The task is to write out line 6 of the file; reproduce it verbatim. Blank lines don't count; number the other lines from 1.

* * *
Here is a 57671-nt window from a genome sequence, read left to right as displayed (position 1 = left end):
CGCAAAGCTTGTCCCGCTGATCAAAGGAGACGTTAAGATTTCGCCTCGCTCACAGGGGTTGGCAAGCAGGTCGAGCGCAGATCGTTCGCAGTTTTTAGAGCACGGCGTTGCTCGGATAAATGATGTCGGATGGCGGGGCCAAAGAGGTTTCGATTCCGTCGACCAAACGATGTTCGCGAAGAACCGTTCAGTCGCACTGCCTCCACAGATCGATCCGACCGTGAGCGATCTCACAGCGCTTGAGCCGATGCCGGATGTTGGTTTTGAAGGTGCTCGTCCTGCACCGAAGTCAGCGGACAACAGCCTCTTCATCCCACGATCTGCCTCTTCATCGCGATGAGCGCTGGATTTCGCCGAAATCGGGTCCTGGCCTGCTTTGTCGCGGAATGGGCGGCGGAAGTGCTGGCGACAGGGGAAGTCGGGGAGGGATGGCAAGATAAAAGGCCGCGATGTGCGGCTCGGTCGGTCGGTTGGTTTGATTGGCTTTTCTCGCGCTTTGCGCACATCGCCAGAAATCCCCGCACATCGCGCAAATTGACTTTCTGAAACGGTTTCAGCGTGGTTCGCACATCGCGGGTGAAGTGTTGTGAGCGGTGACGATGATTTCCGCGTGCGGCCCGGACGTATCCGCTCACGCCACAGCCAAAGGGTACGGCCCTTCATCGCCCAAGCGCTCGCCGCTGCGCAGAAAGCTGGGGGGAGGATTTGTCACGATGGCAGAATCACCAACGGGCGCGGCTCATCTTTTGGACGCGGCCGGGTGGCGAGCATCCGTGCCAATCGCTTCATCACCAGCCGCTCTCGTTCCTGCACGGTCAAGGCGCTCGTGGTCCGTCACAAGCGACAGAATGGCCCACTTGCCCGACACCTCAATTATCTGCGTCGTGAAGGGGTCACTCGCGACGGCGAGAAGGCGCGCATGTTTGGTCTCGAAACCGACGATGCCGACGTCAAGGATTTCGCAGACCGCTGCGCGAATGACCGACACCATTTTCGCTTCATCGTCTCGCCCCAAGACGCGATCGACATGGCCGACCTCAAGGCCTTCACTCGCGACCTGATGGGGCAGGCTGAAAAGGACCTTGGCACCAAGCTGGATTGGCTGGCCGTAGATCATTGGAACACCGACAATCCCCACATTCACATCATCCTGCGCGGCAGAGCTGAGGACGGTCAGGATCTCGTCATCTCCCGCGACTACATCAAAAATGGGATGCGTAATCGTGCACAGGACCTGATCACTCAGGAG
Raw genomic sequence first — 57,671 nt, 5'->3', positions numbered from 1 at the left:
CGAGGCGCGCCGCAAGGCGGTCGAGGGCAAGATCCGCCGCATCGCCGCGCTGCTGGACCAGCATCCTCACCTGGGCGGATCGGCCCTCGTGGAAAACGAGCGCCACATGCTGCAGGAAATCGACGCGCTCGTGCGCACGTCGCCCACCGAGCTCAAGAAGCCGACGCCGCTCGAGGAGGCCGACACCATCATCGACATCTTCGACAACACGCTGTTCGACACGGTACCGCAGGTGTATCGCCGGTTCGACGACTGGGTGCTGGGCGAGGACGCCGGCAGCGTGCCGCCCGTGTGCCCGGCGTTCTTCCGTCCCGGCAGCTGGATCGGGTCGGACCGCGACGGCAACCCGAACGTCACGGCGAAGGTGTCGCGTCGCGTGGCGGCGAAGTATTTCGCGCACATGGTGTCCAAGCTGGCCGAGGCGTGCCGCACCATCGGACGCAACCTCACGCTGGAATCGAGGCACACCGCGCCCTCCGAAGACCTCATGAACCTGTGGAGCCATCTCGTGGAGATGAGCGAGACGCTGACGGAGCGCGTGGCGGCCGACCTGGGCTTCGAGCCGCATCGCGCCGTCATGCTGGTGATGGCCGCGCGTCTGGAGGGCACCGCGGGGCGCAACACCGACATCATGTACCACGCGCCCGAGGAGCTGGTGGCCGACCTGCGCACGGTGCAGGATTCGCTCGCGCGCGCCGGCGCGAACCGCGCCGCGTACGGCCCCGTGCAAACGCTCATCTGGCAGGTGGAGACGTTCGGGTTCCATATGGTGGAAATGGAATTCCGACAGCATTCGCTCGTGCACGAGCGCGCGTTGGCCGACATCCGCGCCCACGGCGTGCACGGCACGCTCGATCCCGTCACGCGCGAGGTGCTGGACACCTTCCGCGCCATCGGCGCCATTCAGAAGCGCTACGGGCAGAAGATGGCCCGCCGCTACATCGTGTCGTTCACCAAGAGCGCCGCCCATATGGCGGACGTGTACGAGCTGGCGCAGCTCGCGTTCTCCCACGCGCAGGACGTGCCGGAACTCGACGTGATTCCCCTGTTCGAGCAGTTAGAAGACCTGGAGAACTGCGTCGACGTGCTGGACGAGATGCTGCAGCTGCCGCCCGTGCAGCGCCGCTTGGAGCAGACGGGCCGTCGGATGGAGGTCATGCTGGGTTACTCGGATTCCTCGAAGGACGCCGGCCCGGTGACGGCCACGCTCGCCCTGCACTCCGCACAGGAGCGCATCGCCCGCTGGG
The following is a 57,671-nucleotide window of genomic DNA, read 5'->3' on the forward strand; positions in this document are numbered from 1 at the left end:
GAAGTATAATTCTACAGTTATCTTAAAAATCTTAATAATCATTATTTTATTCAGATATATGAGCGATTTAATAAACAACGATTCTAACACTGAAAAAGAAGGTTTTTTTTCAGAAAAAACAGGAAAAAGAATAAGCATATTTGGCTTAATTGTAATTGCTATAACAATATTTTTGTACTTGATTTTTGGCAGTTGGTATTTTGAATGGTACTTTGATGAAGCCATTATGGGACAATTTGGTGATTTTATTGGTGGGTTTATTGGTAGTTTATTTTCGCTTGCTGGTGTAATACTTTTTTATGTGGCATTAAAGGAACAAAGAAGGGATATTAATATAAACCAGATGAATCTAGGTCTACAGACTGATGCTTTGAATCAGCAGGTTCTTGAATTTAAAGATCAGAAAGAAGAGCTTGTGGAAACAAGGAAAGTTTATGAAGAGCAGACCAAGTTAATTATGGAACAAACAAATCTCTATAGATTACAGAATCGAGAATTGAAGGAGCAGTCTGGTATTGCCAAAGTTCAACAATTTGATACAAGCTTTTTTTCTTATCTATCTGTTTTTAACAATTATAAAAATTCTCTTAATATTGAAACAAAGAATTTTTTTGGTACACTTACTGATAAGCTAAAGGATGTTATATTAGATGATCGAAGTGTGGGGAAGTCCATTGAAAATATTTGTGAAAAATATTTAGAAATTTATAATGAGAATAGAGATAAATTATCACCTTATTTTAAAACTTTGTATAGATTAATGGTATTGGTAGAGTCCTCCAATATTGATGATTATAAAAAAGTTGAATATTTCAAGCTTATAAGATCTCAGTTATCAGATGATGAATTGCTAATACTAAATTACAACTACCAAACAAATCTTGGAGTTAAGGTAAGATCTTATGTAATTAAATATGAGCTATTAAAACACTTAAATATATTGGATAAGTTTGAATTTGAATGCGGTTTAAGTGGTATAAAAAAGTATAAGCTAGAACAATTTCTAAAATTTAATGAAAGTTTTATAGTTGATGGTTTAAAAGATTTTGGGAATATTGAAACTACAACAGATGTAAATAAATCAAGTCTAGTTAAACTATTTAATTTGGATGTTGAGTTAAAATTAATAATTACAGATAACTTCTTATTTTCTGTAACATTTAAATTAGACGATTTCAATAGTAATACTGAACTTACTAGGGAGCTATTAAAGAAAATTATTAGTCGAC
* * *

GAAGTATAATTCTACAGTTATCTTAAAAATCTTAATAATCATTATTTTATTCAGATATATGAGCGATTTAATAAACAACGATTCTAACACTGAAAAAGAAGGTTTTTTTTCAGAAAAAACAGGAAAAAGAATAAGCATATTTGGCTTAATTGTAATTGCTATAACAATATTTTTGTACTTGATTTTTGGCAGTTGGTATTTTGAATGGTACTTTGATGAAGCCATTATGGGACAATTTGGTGATTTTATTGGTGGGTTTATTGGTAGTTTATTTTCGCTTGCTGGTGTAATACTTTTTTATGTGGCATTAAAGGAACAAAGAAGGGATATTAATATAAACCAGATGAATCTAGGTCTACAGACTGATGCTTTGAATCAGCAGGTTCTTGAATTTAAAGATCAGAAAGAAGAGCTTGTGGAAACAAGGAAAGTTTATGAAGAGCAGACCAAGTTAATTATGGAACAAACAAATCTCTATAGATTACAGAATCGAGAATTGAAGGAGCAGTCTGGTATTGCCAAAGTTCAACAATTTGATACAAGCTTTTTTTCTTATCTATCTGTTTTTAACAATTATAAAAATTCTCTTAATATTGAAACAAAGAATTTTTTTGGTACACTTACTGATAAGCTAAAGGATGTTATATTAGATGATCGAAGTGTGGGGAAGTCCATTGAAAATATTTGTGAAAAATATTTAGAAATTTATAATGAGAATAGAGATAAATTATCACCTTATTTTAAAACTTTGTATAGATTAATGGTATTGGTAGAGTCCTCCAATATTGATGATTATAAAAAAGTTGAATATTTCAAGCTTATAAGATCTCAGTTATCAGATGATGAATTGCTAATACTAAATTACAACTACCAAACAAATCTTGGAGTTAAGGTAAGATCTTATGTAATTAAATATGAGCTATTAAAACACTTAAATATATTGGATAAGTTTGAATTTGAATGCGGTTTAAGTGGTATAAAAAAGTATAAGCTAGAACAATTTCTAAAATTTAATGAAAGTTTTATAGTTGATGGTTTAAAAGATTTTGGGAATATTGAAACTACAACAGATGTAAATAAATCAAGTCTAGTTAAACTATTTAATTTGGATGTTGAGTTAAAATTAATAATTACAGATAACTTCTTATTTTCTGTAACATTTAAATTAGACGATTTCAATAGTAATACTGAACTTACTAGGGAGCTATTAAAGAAAATTATTAGTCGAC